The fact that I had nice words to say yesterday about the Lutheran pastor Nadia Bolz-Weber and her memoir Pastrix has attracted lots of notice on both the Christian left and the Christian right. As you will recall if you read my earlier piece, I expected to hate the book, given how radical Bolz-Weber is, and I expected her to be liberal Protestantism’s flavor-of-the-month. That’s not what I found when I actually engaged with the book. Even though I will never agree with Bolz-Weber on some fundamental Christian dogmas and doctrines, I admire her heart, her voice, and her ragged humanity. From what I can tell, some on the Christian left were startled that a conservative Christian found anything nice to say about one of them, and some on the Christian right are appalled that I found anything nice to say about a pastor who upends so many orthodoxies (many of which I myself uphold).
I was thinking this afternoon about what it was, precisely, that makes me like Bolz-Weber in spite of the fact that we are on opposite sides of some important controversies. I think it comes down to this: she’s a radical. She seems to know, as so many ideological Christians on both the progressive and conservative side do not, that Christianity is not educated academics and/or the comfortable middle class at prayer. It is — it has to be — something far more challenging, and, yes, radical. Peter Kreeft spoke to this point about politics in a 1996 First Things essay in which he, a traditionalist, discovered he had more in common with a socialist friend than either of them had in common with their lunch partners who were a conventional liberal and a conventional conservative. It emerged in a discussion about architecture and aesthetics. Kreeft wrote:
It became obvious to all four of us that there was some sort of a serious spiritual division between “us” and “them”: with the radical and the traditionalist on the one side, and the liberal and the conservative on the other. It was more than a set of aesthetic preferences. It soon became clear that it unexpectedly flowed over into social and political issues. Dick and I discovered that we shared a preference for “small is beautiful” populism, a suspicion of bigness whether in government or business, a lack of interest in economics, a dislike of suburbs, a love of nature, and a concern for conserving the environment. (I’ve never understood why “conservatives” aren’t in the front rank of conservationism.) We didn’t get into moral and religious issues, but I suspect that even there we would have found a psychological kinship beneath our philosophical differences.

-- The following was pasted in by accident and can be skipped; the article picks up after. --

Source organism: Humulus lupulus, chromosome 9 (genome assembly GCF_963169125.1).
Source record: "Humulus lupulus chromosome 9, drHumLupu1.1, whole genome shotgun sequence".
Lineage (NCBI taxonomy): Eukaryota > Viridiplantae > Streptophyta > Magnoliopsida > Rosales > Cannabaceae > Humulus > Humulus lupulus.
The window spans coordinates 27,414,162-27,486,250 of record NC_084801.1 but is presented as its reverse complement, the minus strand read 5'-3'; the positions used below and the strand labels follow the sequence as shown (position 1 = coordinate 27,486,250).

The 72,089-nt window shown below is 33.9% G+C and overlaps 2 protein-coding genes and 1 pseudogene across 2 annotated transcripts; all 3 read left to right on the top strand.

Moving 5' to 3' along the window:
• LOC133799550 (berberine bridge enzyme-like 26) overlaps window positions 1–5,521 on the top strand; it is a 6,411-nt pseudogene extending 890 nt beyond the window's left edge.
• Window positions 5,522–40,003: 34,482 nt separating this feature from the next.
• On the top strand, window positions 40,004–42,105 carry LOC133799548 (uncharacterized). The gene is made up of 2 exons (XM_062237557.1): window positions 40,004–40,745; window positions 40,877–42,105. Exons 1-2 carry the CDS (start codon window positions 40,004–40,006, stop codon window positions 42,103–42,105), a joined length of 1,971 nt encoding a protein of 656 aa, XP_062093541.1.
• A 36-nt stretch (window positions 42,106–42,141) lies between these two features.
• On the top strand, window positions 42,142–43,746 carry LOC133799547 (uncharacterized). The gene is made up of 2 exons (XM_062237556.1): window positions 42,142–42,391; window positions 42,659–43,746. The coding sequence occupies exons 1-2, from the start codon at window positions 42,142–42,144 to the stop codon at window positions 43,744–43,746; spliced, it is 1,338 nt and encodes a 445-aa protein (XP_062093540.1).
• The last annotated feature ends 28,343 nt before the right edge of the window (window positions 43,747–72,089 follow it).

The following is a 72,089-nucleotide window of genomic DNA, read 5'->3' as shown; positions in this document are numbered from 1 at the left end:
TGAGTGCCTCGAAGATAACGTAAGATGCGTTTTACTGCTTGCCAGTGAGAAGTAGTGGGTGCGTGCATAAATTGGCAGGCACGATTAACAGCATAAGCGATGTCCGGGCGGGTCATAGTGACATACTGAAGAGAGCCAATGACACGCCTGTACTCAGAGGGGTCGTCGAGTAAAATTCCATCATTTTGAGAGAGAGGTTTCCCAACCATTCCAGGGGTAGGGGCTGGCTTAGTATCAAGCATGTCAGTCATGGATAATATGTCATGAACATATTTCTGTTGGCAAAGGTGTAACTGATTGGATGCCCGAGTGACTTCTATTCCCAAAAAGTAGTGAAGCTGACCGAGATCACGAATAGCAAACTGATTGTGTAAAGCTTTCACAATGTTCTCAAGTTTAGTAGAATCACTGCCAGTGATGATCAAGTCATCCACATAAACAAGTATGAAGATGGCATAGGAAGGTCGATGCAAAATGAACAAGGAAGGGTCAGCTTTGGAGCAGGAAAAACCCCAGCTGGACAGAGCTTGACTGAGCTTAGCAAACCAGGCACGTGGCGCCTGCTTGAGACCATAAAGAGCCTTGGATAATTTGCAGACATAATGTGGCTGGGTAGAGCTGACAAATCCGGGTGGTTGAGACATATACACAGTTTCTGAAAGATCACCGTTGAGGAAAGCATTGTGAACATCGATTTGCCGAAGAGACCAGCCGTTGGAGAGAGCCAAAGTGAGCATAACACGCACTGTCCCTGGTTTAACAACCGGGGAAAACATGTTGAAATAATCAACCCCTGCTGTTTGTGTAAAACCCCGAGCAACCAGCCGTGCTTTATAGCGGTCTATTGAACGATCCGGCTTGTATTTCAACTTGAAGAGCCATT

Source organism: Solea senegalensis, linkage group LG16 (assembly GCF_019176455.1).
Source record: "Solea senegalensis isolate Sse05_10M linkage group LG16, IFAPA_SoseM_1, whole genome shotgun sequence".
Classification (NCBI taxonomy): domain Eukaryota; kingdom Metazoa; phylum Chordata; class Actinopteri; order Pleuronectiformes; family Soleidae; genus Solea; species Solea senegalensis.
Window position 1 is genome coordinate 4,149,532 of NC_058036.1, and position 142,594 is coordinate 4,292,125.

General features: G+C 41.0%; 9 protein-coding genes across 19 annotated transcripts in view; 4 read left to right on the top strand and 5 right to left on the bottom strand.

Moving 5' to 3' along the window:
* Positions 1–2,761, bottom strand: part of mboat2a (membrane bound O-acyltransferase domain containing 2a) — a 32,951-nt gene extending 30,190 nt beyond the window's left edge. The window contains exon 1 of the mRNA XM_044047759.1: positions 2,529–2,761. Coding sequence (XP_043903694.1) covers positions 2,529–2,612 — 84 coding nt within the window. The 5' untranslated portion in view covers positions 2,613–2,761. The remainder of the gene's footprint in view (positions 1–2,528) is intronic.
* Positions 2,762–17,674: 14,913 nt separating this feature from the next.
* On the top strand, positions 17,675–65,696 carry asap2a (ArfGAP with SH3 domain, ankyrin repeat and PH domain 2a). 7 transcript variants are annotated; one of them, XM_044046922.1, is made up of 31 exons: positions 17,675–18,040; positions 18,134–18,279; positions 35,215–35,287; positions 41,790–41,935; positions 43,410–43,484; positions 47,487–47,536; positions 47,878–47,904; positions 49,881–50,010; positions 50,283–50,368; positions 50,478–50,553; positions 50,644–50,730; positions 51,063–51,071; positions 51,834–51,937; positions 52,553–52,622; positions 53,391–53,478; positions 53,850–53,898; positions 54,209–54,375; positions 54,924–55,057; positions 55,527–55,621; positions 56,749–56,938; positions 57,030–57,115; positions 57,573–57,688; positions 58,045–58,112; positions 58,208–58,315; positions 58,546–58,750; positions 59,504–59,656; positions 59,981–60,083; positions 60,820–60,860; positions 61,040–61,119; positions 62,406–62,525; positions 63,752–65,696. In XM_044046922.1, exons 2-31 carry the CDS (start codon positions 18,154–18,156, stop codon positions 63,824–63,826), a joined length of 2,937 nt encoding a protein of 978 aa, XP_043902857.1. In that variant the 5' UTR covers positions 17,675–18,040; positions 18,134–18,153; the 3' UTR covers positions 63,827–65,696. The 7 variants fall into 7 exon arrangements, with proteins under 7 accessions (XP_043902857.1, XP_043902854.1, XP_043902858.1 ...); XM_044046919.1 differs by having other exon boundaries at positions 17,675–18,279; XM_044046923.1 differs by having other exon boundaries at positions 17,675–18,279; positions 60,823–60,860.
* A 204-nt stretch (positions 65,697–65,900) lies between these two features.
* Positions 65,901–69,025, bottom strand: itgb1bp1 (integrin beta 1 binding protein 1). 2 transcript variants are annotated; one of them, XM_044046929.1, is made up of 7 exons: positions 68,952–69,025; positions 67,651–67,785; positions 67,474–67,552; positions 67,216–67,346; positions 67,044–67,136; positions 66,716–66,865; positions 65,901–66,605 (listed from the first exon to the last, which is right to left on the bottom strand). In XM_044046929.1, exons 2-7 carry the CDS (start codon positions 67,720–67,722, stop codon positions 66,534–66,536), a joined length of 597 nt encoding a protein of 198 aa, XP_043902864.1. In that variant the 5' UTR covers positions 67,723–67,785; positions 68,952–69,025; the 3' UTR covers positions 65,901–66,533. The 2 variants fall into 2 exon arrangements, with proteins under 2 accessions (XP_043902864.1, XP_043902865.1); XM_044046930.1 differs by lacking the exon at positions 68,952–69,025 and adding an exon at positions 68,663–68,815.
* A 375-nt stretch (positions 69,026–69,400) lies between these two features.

I think what Kreeft touches on here probably has something to do with the affinity I felt for Nadia Bolz-Weber after reading her book. Robert Inchausti’s great book Subversive Orthodoxy is also helpful here, at least a bit. The book is about a wide range of modern Christian writers and thinkers whose radicalism (relative to our time) comes not in rejection of small-o orthodox Christianity, but because of it. Inchausti examines figures like Alexander Solzhenitsyn, Marshall McLuhan, Dorothy Day, Soren Kierkegaard, Martin Luther King Jr., Wendell Berry, and Jacques Ellul, among others. He writes (emphases are the author’s):
[U]nlike their more utilitarian peers, they desire to live in the truth more than they desire to be effective in the world, and this puts them on the far side of a very deep and very important intellectual divide: it puts them in the camp of the stoic poor, the moral outcasts, and the political and literary pariahs. … [T]he primary moral task from a Christian perspective is to perceive evil. And this requires on to see what isn’t there and through the things that are. This is possible only for someone who is suspicious of virtue and who believes in a reality greater than his own.
To be perfectly clear: I think Nadia Bolz-Weber is quite wrong about some important things, and I think she’s bound to believe that about me. But she’s onto a way of approaching Christianity that I believe is critically important, and one that I try to emulate as well, from an orthodox (and Orthodox) Christian perspective. If Jesus was who He said He was, then we have no choice but to be radical — but to be as radical toward our own hearts as we are towards the world. This is hard, and it’s a lifelong struggle. But there it is.